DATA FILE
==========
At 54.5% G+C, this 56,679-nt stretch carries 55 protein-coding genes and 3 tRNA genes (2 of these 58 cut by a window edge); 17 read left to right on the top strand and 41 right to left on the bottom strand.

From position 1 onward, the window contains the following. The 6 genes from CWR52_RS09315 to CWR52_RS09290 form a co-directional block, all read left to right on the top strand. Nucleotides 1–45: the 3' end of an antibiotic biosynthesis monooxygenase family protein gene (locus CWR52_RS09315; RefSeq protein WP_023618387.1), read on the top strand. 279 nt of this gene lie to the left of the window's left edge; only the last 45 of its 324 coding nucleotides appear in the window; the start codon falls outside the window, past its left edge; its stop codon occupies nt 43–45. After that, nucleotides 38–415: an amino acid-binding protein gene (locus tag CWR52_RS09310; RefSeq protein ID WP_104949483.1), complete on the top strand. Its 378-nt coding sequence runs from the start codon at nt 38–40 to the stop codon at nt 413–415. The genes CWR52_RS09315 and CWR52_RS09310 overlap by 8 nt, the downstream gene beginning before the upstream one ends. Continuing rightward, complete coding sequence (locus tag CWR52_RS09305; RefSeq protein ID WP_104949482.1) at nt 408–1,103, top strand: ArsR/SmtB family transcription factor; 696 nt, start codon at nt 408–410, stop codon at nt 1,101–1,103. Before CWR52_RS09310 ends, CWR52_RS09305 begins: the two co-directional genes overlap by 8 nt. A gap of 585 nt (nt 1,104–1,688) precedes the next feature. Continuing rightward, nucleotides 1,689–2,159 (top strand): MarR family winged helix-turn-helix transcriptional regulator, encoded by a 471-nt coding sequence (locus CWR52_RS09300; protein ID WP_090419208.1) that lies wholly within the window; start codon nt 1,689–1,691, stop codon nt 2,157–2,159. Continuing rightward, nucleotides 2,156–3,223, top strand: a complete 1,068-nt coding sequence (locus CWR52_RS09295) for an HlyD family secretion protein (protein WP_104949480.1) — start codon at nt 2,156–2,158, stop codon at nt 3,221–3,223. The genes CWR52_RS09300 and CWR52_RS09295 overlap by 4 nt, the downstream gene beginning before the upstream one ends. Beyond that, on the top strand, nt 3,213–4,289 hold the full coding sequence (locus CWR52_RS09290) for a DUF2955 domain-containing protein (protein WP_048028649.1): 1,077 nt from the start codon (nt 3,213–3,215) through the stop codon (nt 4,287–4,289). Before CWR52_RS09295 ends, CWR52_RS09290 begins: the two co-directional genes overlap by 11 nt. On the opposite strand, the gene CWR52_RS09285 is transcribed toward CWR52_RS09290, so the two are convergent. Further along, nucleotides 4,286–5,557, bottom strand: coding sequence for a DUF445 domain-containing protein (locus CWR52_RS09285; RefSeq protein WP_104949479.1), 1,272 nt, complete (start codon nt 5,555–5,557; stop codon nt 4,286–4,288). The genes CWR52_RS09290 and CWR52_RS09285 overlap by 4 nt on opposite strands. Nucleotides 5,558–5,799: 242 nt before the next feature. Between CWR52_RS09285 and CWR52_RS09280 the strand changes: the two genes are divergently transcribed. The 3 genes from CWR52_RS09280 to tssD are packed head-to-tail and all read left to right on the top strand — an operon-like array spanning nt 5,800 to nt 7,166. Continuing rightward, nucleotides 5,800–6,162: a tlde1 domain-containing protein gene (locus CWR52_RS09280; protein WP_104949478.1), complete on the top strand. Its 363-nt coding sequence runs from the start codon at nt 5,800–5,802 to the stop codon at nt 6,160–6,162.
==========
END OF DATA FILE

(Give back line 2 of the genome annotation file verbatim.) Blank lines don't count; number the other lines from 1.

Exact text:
From position 1 onward, the window contains the following. The 6 genes from CWR52_RS09315 to CWR52_RS09290 form a co-directional block, all read left to right on the top strand. Nucleotides 1–45: the 3' end of an antibiotic biosynthesis monooxygenase family protein gene (locus CWR52_RS09315; RefSeq protein WP_023618387.1), read on the top strand. 279 nt of this gene lie to the left of the window's left edge; only the last 45 of its 324 coding nucleotides appear in the window; the start codon falls outside the window, past its left edge; its stop codon occupies nt 43–45. After that, nucleotides 38–415: an amino acid-binding protein gene (locus tag CWR52_RS09310; RefSeq protein ID WP_104949483.1), complete on the top strand. Its 378-nt coding sequence runs from the start codon at nt 38–40 to the stop codon at nt 413–415. The genes CWR52_RS09315 and CWR52_RS09310 overlap by 8 nt, the downstream gene beginning before the upstream one ends. Continuing rightward, complete coding sequence (locus tag CWR52_RS09305; RefSeq protein ID WP_104949482.1) at nt 408–1,103, top strand: ArsR/SmtB family transcription factor; 696 nt, start codon at nt 408–410, stop codon at nt 1,101–1,103. Before CWR52_RS09310 ends, CWR52_RS09305 begins: the two co-directional genes overlap by 8 nt. A gap of 585 nt (nt 1,104–1,688) precedes the next feature. Continuing rightward, nucleotides 1,689–2,159 (top strand): MarR family winged helix-turn-helix transcriptional regulator, encoded by a 471-nt coding sequence (locus CWR52_RS09300; protein ID WP_090419208.1) that lies wholly within the window; start codon nt 1,689–1,691, stop codon nt 2,157–2,159. Continuing rightward, nucleotides 2,156–3,223, top strand: a complete 1,068-nt coding sequence (locus CWR52_RS09295) for an HlyD family secretion protein (protein WP_104949480.1) — start codon at nt 2,156–2,158, stop codon at nt 3,221–3,223. The genes CWR52_RS09300 and CWR52_RS09295 overlap by 4 nt, the downstream gene beginning before the upstream one ends. Beyond that, on the top strand, nt 3,213–4,289 hold the full coding sequence (locus CWR52_RS09290) for a DUF2955 domain-containing protein (protein WP_048028649.1): 1,077 nt from the start codon (nt 3,213–3,215) through the stop codon (nt 4,287–4,289). Before CWR52_RS09295 ends, CWR52_RS09290 begins: the two co-directional genes overlap by 11 nt. On the opposite strand, the gene CWR52_RS09285 is transcribed toward CWR52_RS09290, so the two are convergent. Further along, nucleotides 4,286–5,557, bottom strand: coding sequence for a DUF445 domain-containing protein (locus CWR52_RS09285; RefSeq protein WP_104949479.1), 1,272 nt, complete (start codon nt 5,555–5,557; stop codon nt 4,286–4,288). The genes CWR52_RS09290 and CWR52_RS09285 overlap by 4 nt on opposite strands. Nucleotides 5,558–5,799: 242 nt before the next feature. Between CWR52_RS09285 and CWR52_RS09280 the strand changes: the two genes are divergently transcribed. The 3 genes from CWR52_RS09280 to tssD are packed head-to-tail and all read left to right on the top strand — an operon-like array spanning nt 5,800 to nt 7,166. Continuing rightward, nucleotides 5,800–6,162: a tlde1 domain-containing protein gene (locus CWR52_RS09280; protein WP_104949478.1), complete on the top strand. Its 363-nt coding sequence runs from the start codon at nt 5,800–5,802 to the stop codon at nt 6,160–6,162.